Growing early-aged schooling in Pakistan

It is an inescapable fact that parents love their children the most. They become happy and proud to see their children at high and distinguished places in society. For this, at every stage of their lives, they make some decisions and pursue certain ways amid hopes of brightening their children’s’ future. One of the mostly pursued ways is enrolling their children in schools at very early age.
Surprisingly, in Pakistan-particularly in private schools-, early-aged children are largely found carrying heavy schoolbags on their little back. Some of the prominent reasons for parents get motivated to send their early-aged kids to schools are children’s bright future, their social acceptance, and parents’ self-interests. However, a bulk of scientific studies have revealed that well and efficient development of children has nothing special to do with early schooling.
For example, a study conducted in Finland proposed the age of eight years to get the children enrolled in schools. Supporting this, neuroscientists discovered that playful activities during this age lead to synaptic growth, particularly in frontal cortex. Furthermore, a study in Cambridge University, England, with 130 early childhood experts, found those students, who were admitted in schools at the age of seven, comprehensively strong and problem solvers in comparison to those who got admitted at the age of three or four.
Also, many researches state that early-schooling leads children towards confined creativity. They become unable to exert their inborn competency. Rather, they become like robotic machines which work on predefined commands.
Conclusively, the researches transparently reflect the contrasting view of early-schooling. That is, it may destroy the future of children instead of being bright.
Fahad Khan
Polluted civil service
The British colonial occupiers recruited locals in civil and uniformed services, because they had a shortage of manpower. It was through these paid servants of HM government that citizens of undivided India were oppressed, while expensive minerals, rare metals and other natural resources were shipped to UK and taxes collected. In the beginning, Raj recruited locals through competitive examinations, but then found it better to laterally recruit willing natives serving in British Indian Army. Those locals who served the Raj loyally were allotted lands and titles which were to be theirs as long as they pleased HM and Viceroy.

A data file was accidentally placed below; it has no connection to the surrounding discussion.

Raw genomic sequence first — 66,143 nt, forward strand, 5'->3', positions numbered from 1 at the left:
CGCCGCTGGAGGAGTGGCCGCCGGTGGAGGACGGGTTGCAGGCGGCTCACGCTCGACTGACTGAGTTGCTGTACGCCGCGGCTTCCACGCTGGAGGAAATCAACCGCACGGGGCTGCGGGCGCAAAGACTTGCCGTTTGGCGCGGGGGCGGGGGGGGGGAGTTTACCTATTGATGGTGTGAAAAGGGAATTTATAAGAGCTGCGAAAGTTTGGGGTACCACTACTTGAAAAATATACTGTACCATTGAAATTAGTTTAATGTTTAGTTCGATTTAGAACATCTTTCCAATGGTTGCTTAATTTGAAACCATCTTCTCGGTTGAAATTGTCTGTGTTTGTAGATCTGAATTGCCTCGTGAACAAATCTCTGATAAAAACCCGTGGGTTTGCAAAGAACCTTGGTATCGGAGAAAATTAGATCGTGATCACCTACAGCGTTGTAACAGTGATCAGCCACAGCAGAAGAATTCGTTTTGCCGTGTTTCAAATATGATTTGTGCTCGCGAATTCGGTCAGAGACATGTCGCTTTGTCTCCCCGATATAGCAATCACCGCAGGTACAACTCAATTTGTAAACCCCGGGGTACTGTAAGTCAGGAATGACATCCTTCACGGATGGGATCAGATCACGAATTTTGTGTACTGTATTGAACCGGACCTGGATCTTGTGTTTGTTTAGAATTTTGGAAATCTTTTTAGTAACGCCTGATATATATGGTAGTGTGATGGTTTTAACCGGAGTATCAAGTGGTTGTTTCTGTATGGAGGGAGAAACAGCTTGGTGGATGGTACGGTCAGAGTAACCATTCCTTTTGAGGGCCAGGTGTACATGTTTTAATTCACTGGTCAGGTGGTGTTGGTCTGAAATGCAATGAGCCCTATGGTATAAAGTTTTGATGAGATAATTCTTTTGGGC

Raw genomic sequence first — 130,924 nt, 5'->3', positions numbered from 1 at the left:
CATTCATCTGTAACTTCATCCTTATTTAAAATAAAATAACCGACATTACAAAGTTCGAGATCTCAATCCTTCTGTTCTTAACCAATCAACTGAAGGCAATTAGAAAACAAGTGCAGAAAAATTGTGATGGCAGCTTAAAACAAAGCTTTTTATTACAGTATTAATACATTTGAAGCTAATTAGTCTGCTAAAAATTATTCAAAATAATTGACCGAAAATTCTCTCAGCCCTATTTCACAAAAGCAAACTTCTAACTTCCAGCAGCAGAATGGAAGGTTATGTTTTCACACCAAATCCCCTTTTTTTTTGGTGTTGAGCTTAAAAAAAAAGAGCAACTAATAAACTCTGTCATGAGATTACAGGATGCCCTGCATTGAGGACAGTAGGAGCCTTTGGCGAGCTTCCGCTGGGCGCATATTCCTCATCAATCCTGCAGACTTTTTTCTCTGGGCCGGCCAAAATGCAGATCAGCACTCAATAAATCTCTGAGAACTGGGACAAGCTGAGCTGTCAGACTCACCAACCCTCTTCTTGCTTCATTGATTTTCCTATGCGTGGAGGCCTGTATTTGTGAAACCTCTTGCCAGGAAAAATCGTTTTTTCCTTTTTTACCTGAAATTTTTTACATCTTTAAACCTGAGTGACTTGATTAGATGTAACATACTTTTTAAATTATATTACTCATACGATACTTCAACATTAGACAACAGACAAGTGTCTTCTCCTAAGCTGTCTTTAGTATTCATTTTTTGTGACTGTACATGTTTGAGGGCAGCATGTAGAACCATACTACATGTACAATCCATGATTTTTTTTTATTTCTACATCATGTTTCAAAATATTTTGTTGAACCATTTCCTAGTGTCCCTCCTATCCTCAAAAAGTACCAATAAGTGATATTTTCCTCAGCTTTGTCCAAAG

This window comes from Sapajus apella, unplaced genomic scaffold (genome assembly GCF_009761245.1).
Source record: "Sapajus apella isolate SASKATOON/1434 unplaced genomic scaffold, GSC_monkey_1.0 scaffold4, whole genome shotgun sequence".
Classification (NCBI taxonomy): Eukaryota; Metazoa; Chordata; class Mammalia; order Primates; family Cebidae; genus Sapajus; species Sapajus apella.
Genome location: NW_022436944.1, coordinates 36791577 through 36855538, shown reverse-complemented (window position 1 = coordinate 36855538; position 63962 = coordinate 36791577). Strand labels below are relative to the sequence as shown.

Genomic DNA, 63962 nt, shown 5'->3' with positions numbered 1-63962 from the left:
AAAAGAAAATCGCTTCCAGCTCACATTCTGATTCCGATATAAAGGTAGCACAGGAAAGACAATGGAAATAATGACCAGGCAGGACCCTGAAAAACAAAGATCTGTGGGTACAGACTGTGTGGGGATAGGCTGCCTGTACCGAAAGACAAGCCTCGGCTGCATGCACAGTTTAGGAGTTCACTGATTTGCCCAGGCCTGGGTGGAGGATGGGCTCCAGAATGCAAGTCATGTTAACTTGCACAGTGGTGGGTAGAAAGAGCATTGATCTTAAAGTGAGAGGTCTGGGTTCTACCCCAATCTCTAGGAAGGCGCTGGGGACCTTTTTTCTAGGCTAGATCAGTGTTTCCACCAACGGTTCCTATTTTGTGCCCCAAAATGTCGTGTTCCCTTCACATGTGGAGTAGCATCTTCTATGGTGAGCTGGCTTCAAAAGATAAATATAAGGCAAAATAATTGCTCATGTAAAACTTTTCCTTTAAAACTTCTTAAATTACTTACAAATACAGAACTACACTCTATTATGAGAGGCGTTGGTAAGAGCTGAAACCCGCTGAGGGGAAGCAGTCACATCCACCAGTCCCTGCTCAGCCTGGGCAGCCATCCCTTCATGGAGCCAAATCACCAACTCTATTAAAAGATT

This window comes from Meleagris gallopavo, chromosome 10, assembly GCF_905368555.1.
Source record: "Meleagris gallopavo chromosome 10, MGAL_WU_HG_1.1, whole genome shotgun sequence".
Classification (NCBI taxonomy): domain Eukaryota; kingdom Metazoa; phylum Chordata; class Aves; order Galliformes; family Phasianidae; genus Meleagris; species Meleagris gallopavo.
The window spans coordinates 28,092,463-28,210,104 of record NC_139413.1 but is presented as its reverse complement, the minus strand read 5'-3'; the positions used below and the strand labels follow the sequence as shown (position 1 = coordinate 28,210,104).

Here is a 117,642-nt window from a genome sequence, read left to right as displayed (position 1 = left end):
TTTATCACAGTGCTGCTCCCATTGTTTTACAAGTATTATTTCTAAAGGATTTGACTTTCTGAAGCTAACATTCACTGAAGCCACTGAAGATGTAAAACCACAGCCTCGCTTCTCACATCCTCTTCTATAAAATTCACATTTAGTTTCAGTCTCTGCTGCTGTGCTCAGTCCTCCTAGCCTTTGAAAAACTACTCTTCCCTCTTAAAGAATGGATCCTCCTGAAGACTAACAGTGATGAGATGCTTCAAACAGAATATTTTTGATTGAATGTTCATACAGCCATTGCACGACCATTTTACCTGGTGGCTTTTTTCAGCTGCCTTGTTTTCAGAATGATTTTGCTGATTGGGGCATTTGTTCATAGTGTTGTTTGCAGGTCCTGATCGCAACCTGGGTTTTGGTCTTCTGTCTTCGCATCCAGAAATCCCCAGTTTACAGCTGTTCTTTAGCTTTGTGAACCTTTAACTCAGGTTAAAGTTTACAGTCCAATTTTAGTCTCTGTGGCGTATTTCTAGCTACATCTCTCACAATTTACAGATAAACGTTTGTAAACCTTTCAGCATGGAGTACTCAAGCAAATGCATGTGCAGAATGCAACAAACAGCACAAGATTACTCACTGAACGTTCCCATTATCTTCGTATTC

Quaid in his 11 August 1947 referred to them as cancer of corruption and bribery which we inherited from India. Although Pakistan became independent in 1947, large majority of these civil servants continued to relish British occupation and were willing to serve their interests, rather than accepting MAJ as Governor General, replacing Viceroy with all powers under Government of India Act 1935. This mindset was sadly witnessed when MAJ orders to march into Kashmir were not obeyed by our men in uniform, who chose to obey a British general. In the beginning all further recruitment for Civil Service was strictly done through competitive examinations, followed by training in academy, while retaining members of ICS who had opted for Pakistan.
One such lateral entry into ICS became Secretary Interior of West Pakistan, holding other important portfolios. Yahya Khan was the first to screen out 1100 corrupt civil servants, followed by ZAB with his 303 list sacked for corruption, including the former Secretary Interior who had irregularly allotted to himself Islamabad’s Hotel Sherazad, which today houses Foreign Office. Zia again started lateral recruitment into civil service, which included his former ADC Major Qamar, who was forced to resign for allegedly smuggling drugs and rehabilitated as DC in superior civil service, finally appointed as Chairman NAB.
If Civil Service is to be reformed, all recruitment must strictly on merit with no lateral entries.
Gull Zaman
Bringing home looted assets
Our government wants to bring home ill-gotten money stashed abroad. But, doing so requires a lot of innovative thinking and hard work (lacking in our Federal Investigation Agency and National Accountability Bureau. We could learn from India’s experience. Take India’s Punjab Bank 11400-crore financial scam. The fraudsters were foreign-educated and knew how to dupe auditors and Reserve Bank of India to get massive loans and flee the country. India’s enforcement agencies made coordinated efforts to catch the fraudsters abroad _ Enactment of Economic Offenders Bill, filing request under extradition and mutual legal assistance, and so on. Yet, India’s efforts may hit a block. Foreign laws allow indefinite leave to ‘offenders’ until provision of convincing proof of culpability. A fugitive offender may seek political asylum, if he is not entitled to ‘indefinite leave’ to stay in a foreign country. Despite hype about offender Mehul Choksy, Antigua (Caribbean island) declined India’s request for extradition. Before his flight abroad, Choksy obtained a passport without police verification. India’s Central Bureau of Investigation and the Central Board of Direct Taxes are still grappling with how to bring back Mallya, alleged bookie Sanjeev Chawla, and Tiger Hanif. Notwithstanding extradition treaty with UK since 1993, it could get back only one offender. A senior executive of Nirav Modi’s firm has already obtained bail.
SJ Malik